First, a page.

We had been riding along getting glimpses through the trees of valleys and cliffs below us and had been feeling very much alone when suddenly we spied a horseman coming in our direction. This horseman passed us with only an inquiring glance and we noticed he was fully armed with a rifle across the pommel of his saddle and a loaded cartridge belt across his chest. After a few minutes riding over fallen logs which lay on either side of our path among the trees, we saw at first one horseman and then another as they passed us we noticed that they formed a barrier in case we should desire to retreat. My companion was the owner of the one revolver in our midst but one of our horseman quietly bade him hide it well away. Presently there appeared before us a caravan of horses headed by a richly caparisoned rider, and at the head of each horse walked a man leading the horse by the halter. The horses were all laden with boxes of tobacco leaves. We had stumbled on a band of smugglers carrying tobacco into the interior in the grown leaves where they are cured and sold without the government's firman. The leader of the caravan politely accosted us and from the conversation of the various horseman, we were told in no uncertain terms that our horses were to be requisited. I boldly stepped forward and engaged the leader in conversation. His surprise was great at hearing himself addressed by a foreigner in his own tongue. I told him that we were Ingliz. His curiosity was aroused probably by two things: one, the apparent lack of fear which, in truth, was very much present in our hearts but which we were fortunate not to exhibit on our faces although Mr. E___ said afterwards that he was trembling like an Aspen leaf; the second thing - Mr. E___'s camera which we showed to him, and it was mr. E___'s inspiration when he saw the Chief glance at his camera to speak to me in English and offer to take his photograph. This offer I translated and the Chief then invited us to dismount. He did likewise and then he ordered his men to stand behind us and Mr. E___ stepped forth and moved his camera and took two pictures of the Chief and his men. These photographs never came out for Mr. E___ was truly shaking. He was not able to compose himself even to taking a picture. We explained to the Chief that our trip to the Coast was a most urgent one and that indeed it would be a most unchivalrous act and unfriendly one to deprive us of our steeds. He proved himself to be a good sport and after engaging himself in conversation regarding the politics of the day, he courteously bade us good-bye giving the order for his men to proceed and left us standing there gazing as they disappeared around the bend and into the depths of the forest beyond.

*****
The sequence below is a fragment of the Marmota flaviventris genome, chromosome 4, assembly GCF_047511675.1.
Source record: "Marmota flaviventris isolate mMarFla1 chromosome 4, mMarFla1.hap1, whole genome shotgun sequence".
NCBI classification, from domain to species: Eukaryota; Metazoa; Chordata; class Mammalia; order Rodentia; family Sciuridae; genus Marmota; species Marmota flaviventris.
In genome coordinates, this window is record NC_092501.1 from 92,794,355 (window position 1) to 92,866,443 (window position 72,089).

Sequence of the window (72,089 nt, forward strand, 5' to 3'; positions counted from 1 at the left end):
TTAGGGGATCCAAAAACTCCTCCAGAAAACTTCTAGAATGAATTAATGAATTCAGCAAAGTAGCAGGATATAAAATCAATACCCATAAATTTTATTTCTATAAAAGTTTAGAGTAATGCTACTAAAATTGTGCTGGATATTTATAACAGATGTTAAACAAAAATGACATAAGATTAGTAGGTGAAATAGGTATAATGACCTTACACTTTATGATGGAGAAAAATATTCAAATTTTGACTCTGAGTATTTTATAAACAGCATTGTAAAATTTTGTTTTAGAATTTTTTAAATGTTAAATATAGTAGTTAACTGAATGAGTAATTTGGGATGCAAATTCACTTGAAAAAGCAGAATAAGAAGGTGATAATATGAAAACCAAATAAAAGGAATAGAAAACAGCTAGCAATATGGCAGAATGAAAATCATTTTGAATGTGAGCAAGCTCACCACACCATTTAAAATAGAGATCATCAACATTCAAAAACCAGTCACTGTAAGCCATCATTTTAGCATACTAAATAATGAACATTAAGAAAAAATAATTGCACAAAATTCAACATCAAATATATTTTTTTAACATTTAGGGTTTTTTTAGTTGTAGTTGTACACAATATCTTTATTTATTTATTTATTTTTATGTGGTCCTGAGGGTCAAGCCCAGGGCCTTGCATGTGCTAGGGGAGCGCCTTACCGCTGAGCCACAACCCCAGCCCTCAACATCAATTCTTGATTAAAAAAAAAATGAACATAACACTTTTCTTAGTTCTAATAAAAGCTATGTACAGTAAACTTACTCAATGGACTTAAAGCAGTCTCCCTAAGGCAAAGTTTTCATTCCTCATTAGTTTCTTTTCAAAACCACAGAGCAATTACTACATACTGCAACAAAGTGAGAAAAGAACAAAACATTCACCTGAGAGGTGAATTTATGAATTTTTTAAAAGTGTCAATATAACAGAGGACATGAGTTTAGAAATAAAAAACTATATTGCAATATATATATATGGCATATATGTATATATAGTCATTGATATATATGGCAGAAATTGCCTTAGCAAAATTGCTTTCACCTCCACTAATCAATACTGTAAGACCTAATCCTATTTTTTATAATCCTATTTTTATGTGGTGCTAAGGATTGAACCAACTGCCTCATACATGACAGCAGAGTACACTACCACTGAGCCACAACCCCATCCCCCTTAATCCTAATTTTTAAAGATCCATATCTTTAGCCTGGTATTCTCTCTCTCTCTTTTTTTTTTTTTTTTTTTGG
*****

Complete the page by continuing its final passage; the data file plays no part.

We then rode on through an intensely picturesque wild country of a sort which one would hardly expect to meet within a region which was once so thickly populated and must be considered as being the longest known in history of any land.

by Robert Chambers
david@landowne.org ęCopyright 2001